Memoirs in the form of graphic narratives have long moved from the realm of novelty to that of genuinely intriguing exploration. The medium has, over the past decade alone, been used to explore everything from struggles for democracy to immigration, parenthood, and racism. If one believes that the personal is political, it’s easy to see why more writers are pushing comic art in ways that make straightforward narratives seem almost restrictive by comparison.
It was in keeping with this premise that I read the story of Valérie Plante, otherwise known as the first woman elected Mayor of Montréal. It doesn’t seem that unusual a choice when one takes into account the love for bande dessinée that has been an essential part of European tradition. Montréal, a city where 65.8% of the population speak French at home, has always been an enthusiastic supporter of comics so, for mayor Plante, this route must have simply seemed natural.
Okay, Universe: Chronicles of a Woman in Politics isn’t a straightforward memoir, given that Plante chooses to channel her tale through an alter ego called Simone Simoneau. It doesn’t focus on her alone either, describing itself as ‘one woman’s story about political organizing and the power of community.’ The book opens with a life-changing phone call, lifting Simone from her world of social activism into the rough and tumble arena of politics. She is asked to consider running for city council, a decision that plunges her into a relentless path of campaigning, fundraising, and inspiring an army of volunteers to come along for the ride.
This could easily have turned into a series of cumbersome topics for discussion if it weren’t for the lightness of touch that Delphie Côté-Lacroix brings to every panel. Using a limited palette of colours and muted tones, she breathes life to her portraits of volunteers and snapshots of the city, placing Simone’s struggle against a system rooted in patriarchy firmly at the centre.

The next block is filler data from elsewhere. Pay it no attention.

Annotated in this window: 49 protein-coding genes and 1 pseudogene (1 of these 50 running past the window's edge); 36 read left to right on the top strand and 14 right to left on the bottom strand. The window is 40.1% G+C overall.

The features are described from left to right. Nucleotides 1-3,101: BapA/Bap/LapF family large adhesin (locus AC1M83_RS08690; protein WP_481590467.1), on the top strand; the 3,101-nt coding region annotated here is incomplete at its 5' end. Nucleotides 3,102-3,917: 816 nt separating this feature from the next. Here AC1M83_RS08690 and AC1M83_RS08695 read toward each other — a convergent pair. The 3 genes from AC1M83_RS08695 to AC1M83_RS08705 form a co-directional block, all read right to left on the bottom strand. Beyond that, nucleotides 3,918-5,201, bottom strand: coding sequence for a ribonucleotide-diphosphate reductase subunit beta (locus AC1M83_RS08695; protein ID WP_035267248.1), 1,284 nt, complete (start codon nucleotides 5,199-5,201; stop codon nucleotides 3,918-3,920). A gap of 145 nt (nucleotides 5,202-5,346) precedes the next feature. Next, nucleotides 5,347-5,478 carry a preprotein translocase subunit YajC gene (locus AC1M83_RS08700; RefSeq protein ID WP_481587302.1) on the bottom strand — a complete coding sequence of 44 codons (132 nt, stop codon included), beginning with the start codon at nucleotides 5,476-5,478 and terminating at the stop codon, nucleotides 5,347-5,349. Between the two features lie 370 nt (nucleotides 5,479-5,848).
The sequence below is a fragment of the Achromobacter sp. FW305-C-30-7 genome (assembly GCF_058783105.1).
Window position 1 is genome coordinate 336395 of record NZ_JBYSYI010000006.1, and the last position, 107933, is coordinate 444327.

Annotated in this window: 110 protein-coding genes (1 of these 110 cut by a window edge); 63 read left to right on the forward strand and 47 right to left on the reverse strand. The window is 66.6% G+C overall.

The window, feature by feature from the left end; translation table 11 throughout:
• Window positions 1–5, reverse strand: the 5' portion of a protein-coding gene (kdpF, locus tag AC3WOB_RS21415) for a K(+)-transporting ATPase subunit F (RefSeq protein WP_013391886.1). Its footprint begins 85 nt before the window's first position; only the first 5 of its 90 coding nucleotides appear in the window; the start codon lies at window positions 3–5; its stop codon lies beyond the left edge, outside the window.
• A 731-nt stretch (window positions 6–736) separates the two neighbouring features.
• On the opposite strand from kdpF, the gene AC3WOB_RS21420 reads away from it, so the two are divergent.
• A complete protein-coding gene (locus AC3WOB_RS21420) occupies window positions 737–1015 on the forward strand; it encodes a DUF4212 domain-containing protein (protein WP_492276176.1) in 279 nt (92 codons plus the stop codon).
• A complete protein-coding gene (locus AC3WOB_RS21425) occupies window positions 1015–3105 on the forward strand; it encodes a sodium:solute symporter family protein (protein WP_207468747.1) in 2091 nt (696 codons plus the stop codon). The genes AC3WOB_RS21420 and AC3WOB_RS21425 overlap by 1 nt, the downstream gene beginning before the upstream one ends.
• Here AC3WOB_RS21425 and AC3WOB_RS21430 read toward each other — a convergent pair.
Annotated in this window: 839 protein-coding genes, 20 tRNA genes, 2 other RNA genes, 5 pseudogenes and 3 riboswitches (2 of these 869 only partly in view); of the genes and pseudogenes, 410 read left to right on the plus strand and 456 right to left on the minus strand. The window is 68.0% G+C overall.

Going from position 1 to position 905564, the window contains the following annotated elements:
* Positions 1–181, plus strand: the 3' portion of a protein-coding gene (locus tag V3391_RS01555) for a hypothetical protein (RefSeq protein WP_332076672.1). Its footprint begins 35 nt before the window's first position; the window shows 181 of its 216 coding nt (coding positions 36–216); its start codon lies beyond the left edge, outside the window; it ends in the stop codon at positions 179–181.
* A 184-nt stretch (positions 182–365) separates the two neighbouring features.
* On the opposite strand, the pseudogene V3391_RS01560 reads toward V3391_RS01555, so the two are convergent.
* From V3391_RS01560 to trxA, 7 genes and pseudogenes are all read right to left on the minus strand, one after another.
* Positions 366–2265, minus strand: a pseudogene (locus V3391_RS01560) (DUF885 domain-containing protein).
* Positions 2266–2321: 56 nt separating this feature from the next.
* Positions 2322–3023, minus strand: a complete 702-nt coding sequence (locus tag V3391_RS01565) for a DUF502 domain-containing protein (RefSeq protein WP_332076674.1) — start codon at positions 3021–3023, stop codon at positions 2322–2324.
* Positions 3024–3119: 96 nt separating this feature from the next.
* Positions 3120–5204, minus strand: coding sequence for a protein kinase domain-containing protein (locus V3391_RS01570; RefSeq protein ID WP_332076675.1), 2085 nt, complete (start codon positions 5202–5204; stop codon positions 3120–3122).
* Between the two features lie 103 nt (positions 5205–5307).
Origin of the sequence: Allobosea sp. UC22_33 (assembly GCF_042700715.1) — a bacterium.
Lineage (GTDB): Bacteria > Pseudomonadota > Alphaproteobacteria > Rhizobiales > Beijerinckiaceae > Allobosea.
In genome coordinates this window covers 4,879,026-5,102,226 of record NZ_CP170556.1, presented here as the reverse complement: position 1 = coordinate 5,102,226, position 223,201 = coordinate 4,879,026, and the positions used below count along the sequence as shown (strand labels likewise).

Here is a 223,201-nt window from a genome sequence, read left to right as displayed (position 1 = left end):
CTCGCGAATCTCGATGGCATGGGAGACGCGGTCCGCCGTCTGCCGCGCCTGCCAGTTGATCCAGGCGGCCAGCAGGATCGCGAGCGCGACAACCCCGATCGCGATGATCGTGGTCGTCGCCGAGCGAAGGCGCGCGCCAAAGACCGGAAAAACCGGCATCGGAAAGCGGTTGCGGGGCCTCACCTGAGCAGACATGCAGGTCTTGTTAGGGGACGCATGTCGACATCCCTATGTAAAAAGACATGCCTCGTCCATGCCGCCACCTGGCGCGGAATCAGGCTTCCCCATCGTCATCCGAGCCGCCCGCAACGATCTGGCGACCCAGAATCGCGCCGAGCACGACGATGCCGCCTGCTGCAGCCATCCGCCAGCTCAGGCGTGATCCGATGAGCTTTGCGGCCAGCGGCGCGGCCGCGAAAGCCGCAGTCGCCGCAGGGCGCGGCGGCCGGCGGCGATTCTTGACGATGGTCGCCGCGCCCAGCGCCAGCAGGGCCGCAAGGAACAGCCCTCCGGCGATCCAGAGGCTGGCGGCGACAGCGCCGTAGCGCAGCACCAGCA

It’s the little things that stand out here: the way Simone navigates her way not just through an unsurprisingly bureaucratic process, but through the issues that resonate most with her constituency as she works towards building her platform. She knows what she is up against early on. Sitting down before people trying to evaluate her worthiness as a candidate, she reminds herself that ‘in job interviews, men overestimate their qualifications by 30 percent and women underestimate theirs by 30 percent.’ That forms a backdrop to what she says to the committee: “I’m a fighter! If I’m in, I’m in to win!”
One of the interesting things about Plante’s story is how she makes us cognisant of the balancing act that she, like most other women, have to navigate. Simone is more than someone trying to enter politics. She is a woman with a world of other responsibilities, as a professional, a wife, and a mother. It makes for an inspirational story, especially when one takes into account the sexism and misogyny that continues to dog female politicians around the world.
‘Okay, universe,’ says Simone. ‘I’m ready.’ It becomes obvious rather quickly that she is.
Valérie Plante (W), Delphie Côté-Lacroix (A) • Drawn & Quarterly, $24.95 CAD/$21.95 USD
Review by Lindsay Pereira